I once drank tea in company with two Methodist divines of different persuasions, whom it was my fortune to introduce to each other for the first time that evening. Before the first cup was handed round, one of these reverend gentlemen put it to the other, with all due solemnity, whether he chose to say anything. It seems it is the custom with some sectaries to put up a short prayer before this meal also. His reverend brother did not at first quite apprehend him, but upon an explanation, with little less im. portance he made answer that it was not a custom known in his church: in which courteous evasion the other acquiescing for good manners' sake, or in compliance with a weak brother, the supplementary or tea-grace was waived altogether. With what spirit might not Lucian have painted two priests, of his religion, playing into each other's hands the compliment of performing or omitting a sacrifice,-the hungry God meantime, doubtful of his incense, with expectant nostrils hovering over the two flamens, and (as between two stools) going away in the end without his supper!

THE OCEAN. BY JOHN AUGUSTUS SHEA. Likeness of Heaven! Agent of power! Man is thy victim! Shipwrecks thy dower! Spices and jewels From valley and sea, Armies and banners Are buried in thee. What are the riches of Mexico's mines, To the wealth that far down In the deep water shines ? The proud navies that cover The conquering westThou flingest them to death With one heave of thy breast. From the high hills that view Thy wreck-making shore, When the bride of the mariner Shrieks at thy roar ; When like lambs in the tempest, Or mews in the blast, O'er thy ridge broken billows The canvass is cast. How humbling to one With a heart and a soul, To look on thy greatness And list to its roll : To think how that heart In cold ashes shall be, While the voice of eternity Rises from thee! Yes! where are the cities Of Thebes and of Tyre? Swept from the nations Like sparks from the fire; The glory of Athens, The splendor of Rome, Dissolved—and for everLike dew in thy foam. But thou art almighty, Eterual-sublineUnweakened-unwastedTwin brother of Time! Fleets, tempests, nor nations Thy glory can bow; As the stars first beheld thee, Still chainless art thou! But hold! when the surges No longer shall roll, And that firmament's length Is drawn back like a scroll; Then then shall the spirit That sighs by thee now, Be more mighty-more lastingMore chainless than thou.

*

Stone walls do not a prison make,

Nor iron bars a cage;
Minds innocent and quiet take

That for an hermitage :
If I have freedom in my love,

And in my soul am free;
Angels alone, that soar above,
Enjoy such liberty.

RICHARD LOVELACE.

BY HORACE SMITH.

BY THOMAS CHURCHYARD.

HYMN TO THE FLOWERS.

Posthumous glories ! angel-like collection !

Upraised from seed or bulb interred in earth, Day-stars ! that ope your eyes with morn to twinkle Ye are to me a type of resurrection

And second birth. From rainbow galaxies of earth's creation, And dew-drops on her lovely altars sprinkle Were I, O God! in churchless lands remaining, As a libation !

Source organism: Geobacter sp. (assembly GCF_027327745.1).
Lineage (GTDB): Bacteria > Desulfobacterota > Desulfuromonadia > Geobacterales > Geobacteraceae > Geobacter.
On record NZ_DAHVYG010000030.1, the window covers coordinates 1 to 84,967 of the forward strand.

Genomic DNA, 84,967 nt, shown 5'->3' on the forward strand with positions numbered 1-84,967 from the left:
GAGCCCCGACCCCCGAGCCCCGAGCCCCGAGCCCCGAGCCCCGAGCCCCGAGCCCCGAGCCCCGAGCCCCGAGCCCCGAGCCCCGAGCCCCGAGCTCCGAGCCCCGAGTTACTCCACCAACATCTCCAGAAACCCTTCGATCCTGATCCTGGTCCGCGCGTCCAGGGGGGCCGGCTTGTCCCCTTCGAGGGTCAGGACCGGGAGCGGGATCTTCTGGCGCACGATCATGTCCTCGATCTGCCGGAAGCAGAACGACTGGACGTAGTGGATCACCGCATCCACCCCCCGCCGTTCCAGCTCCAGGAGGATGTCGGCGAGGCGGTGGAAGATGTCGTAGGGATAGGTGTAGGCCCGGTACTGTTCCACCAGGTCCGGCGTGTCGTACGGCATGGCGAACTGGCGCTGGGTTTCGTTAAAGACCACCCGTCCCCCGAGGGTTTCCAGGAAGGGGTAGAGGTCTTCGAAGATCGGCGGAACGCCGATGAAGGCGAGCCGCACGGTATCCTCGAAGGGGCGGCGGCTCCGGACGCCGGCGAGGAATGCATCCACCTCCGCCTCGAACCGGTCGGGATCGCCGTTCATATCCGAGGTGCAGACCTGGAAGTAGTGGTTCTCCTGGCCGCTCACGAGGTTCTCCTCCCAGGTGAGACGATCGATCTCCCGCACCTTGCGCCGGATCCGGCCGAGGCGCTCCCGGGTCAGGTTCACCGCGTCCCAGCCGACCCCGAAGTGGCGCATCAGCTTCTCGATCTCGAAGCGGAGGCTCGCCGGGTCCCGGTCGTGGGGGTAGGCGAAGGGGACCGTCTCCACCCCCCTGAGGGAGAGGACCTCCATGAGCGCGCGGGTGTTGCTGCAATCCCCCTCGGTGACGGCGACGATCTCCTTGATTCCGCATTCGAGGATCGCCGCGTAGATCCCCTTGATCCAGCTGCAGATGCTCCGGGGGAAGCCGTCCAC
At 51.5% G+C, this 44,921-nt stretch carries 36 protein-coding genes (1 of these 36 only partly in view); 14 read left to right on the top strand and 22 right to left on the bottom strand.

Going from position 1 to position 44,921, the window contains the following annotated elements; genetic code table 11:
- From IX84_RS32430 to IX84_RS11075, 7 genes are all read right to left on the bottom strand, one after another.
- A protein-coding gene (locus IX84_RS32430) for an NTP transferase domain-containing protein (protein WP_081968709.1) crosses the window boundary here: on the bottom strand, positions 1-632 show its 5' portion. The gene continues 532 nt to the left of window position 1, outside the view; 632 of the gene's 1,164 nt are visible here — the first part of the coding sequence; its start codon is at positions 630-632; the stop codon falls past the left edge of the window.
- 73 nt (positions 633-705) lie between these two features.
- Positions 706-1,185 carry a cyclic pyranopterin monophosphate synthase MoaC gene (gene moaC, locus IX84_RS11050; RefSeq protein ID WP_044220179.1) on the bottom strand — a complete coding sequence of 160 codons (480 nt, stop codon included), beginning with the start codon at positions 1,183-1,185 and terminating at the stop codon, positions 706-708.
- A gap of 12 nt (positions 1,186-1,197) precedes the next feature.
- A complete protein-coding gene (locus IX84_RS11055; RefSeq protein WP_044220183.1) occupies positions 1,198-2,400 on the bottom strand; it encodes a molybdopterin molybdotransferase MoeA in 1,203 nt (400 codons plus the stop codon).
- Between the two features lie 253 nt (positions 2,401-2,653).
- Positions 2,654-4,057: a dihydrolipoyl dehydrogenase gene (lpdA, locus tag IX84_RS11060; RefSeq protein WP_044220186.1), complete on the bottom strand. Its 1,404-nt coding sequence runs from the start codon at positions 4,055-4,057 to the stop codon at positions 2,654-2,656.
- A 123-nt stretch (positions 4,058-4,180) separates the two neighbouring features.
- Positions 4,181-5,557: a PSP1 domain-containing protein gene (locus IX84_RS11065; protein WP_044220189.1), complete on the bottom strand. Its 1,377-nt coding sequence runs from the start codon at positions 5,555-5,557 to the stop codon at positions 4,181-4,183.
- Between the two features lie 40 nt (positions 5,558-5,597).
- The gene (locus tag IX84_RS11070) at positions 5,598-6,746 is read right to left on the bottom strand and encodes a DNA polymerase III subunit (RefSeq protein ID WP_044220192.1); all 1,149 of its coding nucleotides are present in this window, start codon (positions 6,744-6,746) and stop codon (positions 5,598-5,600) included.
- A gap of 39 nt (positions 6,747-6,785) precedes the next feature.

Far from all teachers and from all divines, Ye matin worshippers! who bending lowly

My soul would find, in flowers of thy ordaining, Before the uprisen sun, God's lidless eye,

Priests, sermons, shrines !
Throw from your chalices a sweet and holy

Incense on high!
Ye bright mosaics ! that with storied beauty

A SONG.
The floor of Nature's temple tessellate,
W'hat numerous emblems of instructive duty

It is not beauty I demand,
Your forms create !

A crystal brow, the moon's despair,

Nor the snow's daughter, a white hand, 'Neath cloister'd boughs each floral bell that swingeth, And tolls its perfume on the passing air,

Nor mermaid'e yellow pride of hair. Makes Sabbath in the fields, and ever ringeth

Tell me not of your starry eyes,
A call to prayer!

Your lips, that seem on roses fed,
Not to the domes where crumbling arch and column

Your breasts, where Cupid tumbling lies, Attest the feebleness of mortal hand;

Nor sleeps for kissing of his bed, -
But to that fane most catholic and solemn

A bloomy pair of vermeil cheeks,
Which God hath planned !

Like Hebe's in her ruddiest hours,
To that cathedral, boundless as our wonder,

A breath that softer music speaks Whose quenchless lamps the sun and moon supply, Than summer winds a-wooing flowers. Its cheir the winds and waves, its organ thunder, Its dome the sky!

These are but gauds; nay, what are lips?

Coral beneath the ocean-stream, There, ,-as in solitude and shade I wander

Whose brink when your adventurer slips, Through the lone aisles, or stretched upon the sod, Full oft he perisheth on them. Awed by the silence, reverently ponder The ways of God,

And what are cheeks, but ensigns oft,

That wave hot youth to fields of blood ? Your voiceless lips, O flowers, are living preachers,

Did Helen's breast, though ne'er so soft, Each cup a pulpit, and each leaf a book,

Do Greece or llium any good ?
Supplying to my fancy numerous teachers
From loneliest nook !

Eyes can with baleful ardor burn,
Floral apostles ! that in dewy splendor

Poison can breathe, that erst perfumed;

There's many a white hand holds an urn, Weep without sin and blush without a crime,

With lover's hearts to dust consumed. 0, may I deeply learn and ne'er surrender Your love sublime !

For crystal brows, there's naught within; ". Thou wast not, Solomon, in all thy glory,

They are but empty cells for pride ; Arrayed,” the lilies cry, " in robes like ours:"

He who the Siren's hair would win
How vain your grandeur! O, how transitory

Is mostly strangled in the tide.
Are human flowers !

Give me, instead of beauty's bust,
In the sweet-scented pictures, heavenly Artist!

A tender heart, a loyal mind,
With which thou paintest Nature's wide-spreard hall, Which with temptation I would trust,
What a delightful lesson thou impartest

Yet never linked with error find ;-
Of love to all!

One in whose gentle bosom I
Not useless are ye, flowers! though made for pleasure,

Could pour my secret heart of woes, Blooming o'er fields and wave by day and night,

Like the care-burdened honey-fly, From every source your sanction bids me treasure